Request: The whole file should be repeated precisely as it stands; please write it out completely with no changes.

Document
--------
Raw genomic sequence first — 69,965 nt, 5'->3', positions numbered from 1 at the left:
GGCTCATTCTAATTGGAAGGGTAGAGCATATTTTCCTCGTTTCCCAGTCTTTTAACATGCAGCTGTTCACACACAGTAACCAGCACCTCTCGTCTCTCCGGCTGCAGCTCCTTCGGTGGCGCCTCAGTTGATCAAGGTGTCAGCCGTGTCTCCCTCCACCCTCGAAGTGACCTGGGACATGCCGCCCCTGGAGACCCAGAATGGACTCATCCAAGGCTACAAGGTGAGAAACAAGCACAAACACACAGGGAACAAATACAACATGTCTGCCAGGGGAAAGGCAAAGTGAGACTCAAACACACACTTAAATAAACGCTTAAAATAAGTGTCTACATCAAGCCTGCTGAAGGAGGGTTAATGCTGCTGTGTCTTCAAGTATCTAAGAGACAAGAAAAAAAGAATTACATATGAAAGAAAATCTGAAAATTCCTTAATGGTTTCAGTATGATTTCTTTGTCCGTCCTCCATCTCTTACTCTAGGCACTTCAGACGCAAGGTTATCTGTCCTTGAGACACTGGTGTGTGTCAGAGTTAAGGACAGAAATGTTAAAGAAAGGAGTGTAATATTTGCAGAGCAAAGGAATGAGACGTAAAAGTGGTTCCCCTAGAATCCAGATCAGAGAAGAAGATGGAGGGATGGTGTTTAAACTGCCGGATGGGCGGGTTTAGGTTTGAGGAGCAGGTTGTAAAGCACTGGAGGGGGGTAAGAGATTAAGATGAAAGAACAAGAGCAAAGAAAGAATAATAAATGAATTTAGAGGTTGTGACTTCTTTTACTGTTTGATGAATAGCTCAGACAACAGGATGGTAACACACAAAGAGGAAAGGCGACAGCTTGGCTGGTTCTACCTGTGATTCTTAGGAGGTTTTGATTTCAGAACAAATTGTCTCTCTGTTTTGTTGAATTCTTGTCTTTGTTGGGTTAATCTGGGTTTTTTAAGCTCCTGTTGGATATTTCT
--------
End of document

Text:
Raw genomic sequence first — 69,965 nt, 5'->3', positions numbered from 1 at the left:
GGCTCATTCTAATTGGAAGGGTAGAGCATATTTTCCTCGTTTCCCAGTCTTTTAACATGCAGCTGTTCACACACAGTAACCAGCACCTCTCGTCTCTCCGGCTGCAGCTCCTTCGGTGGCGCCTCAGTTGATCAAGGTGTCAGCCGTGTCTCCCTCCACCCTCGAAGTGACCTGGGACATGCCGCCCCTGGAGACCCAGAATGGACTCATCCAAGGCTACAAGGTGAGAAACAAGCACAAACACACAGGGAACAAATACAACATGTCTGCCAGGGGAAAGGCAAAGTGAGACTCAAACACACACTTAAATAAACGCTTAAAATAAGTGTCTACATCAAGCCTGCTGAAGGAGGGTTAATGCTGCTGTGTCTTCAAGTATCTAAGAGACAAGAAAAAAAGAATTACATATGAAAGAAAATCTGAAAATTCCTTAATGGTTTCAGTATGATTTCTTTGTCCGTCCTCCATCTCTTACTCTAGGCACTTCAGACGCAAGGTTATCTGTCCTTGAGACACTGGTGTGTGTCAGAGTTAAGGACAGAAATGTTAAAGAAAGGAGTGTAATATTTGCAGAGCAAAGGAATGAGACGTAAAAGTGGTTCCCCTAGAATCCAGATCAGAGAAGAAGATGGAGGGATGGTGTTTAAACTGCCGGATGGGCGGGTTTAGGTTTGAGGAGCAGGTTGTAAAGCACTGGAGGGGGGTAAGAGATTAAGATGAAAGAACAAGAGCAAAGAAAGAATAATAAATGAATTTAGAGGTTGTGACTTCTTTTACTGTTTGATGAATAGCTCAGACAACAGGATGGTAACACACAAAGAGGAAAGGCGACAGCTTGGCTGGTTCTACCTGTGATTCTTAGGAGGTTTTGATTTCAGAACAAATTGTCTCTCTGTTTTGTTGAATTCTTGTCTTTGTTGGGTTAATCTGGGTTTTTTAAGCTCCTGTTGGATATTTCT